in my immediate window, I get 199. Some of these are not shortcut menus, so the actual number in Access 2007 is somewhere around 130. You can generate a list of those or dump those into table with a subroutine similar to:
This routine generates a list of all the shortcut menus. If you include the optional [SearchFor] argument it will only list those where the search string is included somewhere in the commandbars name (there are 20 that contain the word 'Form' somewhere in the name, 17 contain the word 'Datasheet'). However, that subroutine only gives you the names of the menus, and the name is not always self explanatory. If you want to see what menu items are actually in that shortcut menu, you can use the ShowPopUp method of the CommandBar object.
Public Sub CbrShortCutMenus(Optional SearchFor As String) Dim cbr As Object Dim intCount As Integer For Each cbr In Application.CommandBars If cbr.Type = 2 Then If SearchFor = "" Then SearchFor = " " If InStr(cbr.Name & " ", SearchFor) > 0 Then Debug.Print cbr.Name End If Next End Sub
However, this method will only show you the items in the menu that are visible in the context where it is used; some may be disabled and some may be hidden. Another method is to simply loop through all of the controls associated with the command bar and print them out or store them. The following code will print a list of the menu items, their ID value, and whether they are visible in the current context to the debug window.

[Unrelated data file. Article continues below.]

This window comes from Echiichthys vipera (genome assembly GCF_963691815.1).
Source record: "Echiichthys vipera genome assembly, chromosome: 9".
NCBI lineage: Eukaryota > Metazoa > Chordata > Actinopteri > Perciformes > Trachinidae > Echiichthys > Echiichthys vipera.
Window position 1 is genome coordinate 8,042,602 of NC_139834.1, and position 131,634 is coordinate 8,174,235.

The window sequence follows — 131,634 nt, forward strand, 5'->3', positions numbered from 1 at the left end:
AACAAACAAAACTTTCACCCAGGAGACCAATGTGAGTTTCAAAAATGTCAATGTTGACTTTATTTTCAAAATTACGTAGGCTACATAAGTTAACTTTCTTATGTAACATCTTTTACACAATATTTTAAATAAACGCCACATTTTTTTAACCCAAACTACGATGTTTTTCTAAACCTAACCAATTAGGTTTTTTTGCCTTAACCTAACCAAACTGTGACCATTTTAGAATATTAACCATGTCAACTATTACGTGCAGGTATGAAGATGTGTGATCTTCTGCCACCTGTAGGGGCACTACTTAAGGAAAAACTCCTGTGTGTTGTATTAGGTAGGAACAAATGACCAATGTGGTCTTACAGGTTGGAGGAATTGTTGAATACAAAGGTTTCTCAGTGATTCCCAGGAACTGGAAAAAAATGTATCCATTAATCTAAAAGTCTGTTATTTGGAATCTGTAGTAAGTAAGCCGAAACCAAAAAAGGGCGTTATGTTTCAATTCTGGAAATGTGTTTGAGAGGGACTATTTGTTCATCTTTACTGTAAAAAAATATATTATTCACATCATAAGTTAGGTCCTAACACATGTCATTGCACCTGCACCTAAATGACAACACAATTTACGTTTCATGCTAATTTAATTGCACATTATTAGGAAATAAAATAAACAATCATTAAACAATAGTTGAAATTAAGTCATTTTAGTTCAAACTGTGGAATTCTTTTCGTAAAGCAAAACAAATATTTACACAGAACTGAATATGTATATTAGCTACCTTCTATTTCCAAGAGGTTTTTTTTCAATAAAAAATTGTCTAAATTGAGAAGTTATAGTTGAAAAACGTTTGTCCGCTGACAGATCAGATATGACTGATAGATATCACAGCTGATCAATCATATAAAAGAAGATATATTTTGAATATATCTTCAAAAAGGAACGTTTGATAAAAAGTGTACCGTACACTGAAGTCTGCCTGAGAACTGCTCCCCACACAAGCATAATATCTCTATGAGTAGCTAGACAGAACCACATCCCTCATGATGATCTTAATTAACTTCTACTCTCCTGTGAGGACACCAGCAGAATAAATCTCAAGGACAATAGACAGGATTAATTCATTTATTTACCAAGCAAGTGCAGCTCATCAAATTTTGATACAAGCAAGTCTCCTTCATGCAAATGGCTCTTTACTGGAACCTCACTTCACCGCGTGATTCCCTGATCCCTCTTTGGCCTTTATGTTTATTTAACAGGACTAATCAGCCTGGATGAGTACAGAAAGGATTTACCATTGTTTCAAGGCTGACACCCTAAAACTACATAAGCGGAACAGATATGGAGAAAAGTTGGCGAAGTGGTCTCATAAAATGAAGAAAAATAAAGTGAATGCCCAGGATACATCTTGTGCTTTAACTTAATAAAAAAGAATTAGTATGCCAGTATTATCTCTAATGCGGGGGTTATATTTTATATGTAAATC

Commandbars("Print Preview Popup").ShowPopup
I included the On Error Resume Next line because not every commandbar control contains an ID property and if you try to print that property for a control that does not contain it, Access will raise an error.
Public Sub CbrMenuItems(CommandBarName As String) Dim intLoop As Integer Dim ctrl As Control On Error Resume Next For intLoop = 1 To CommandBars(CommandBarName).Controls.Count Debug.Print CommandBars(CommandBarName).Controls(intLoop).Caption; Debug.Print CommandBars(CommandBarName).Controls(intLoop).ID; Debug.Print CommandBars(CommandBarName).Controls(intLoop).Visible Next End Sub
Note: don't forget to reset that property to True when you close or unload the datasheet.
CommandBars("Form Datasheet Row").Controls(2).visible = False
This method returns a control object which you can set to a control variable:
Commandbars(CommandBarName).findcontrol([type], [Id], [Tag], [Visible], [Recursive])
that you can use within your code to reference various properties of the control. To hide the "Delete Row" option from the "Form Datasheet Row" popup, you would use:
Set ctrl = Commandbars().FindControl(ID:=644)
All of the built-in commandbar controls have an ID property which you can use to select a commandbar control.
Commandbars().FindControl(ID:=644).Visible = false
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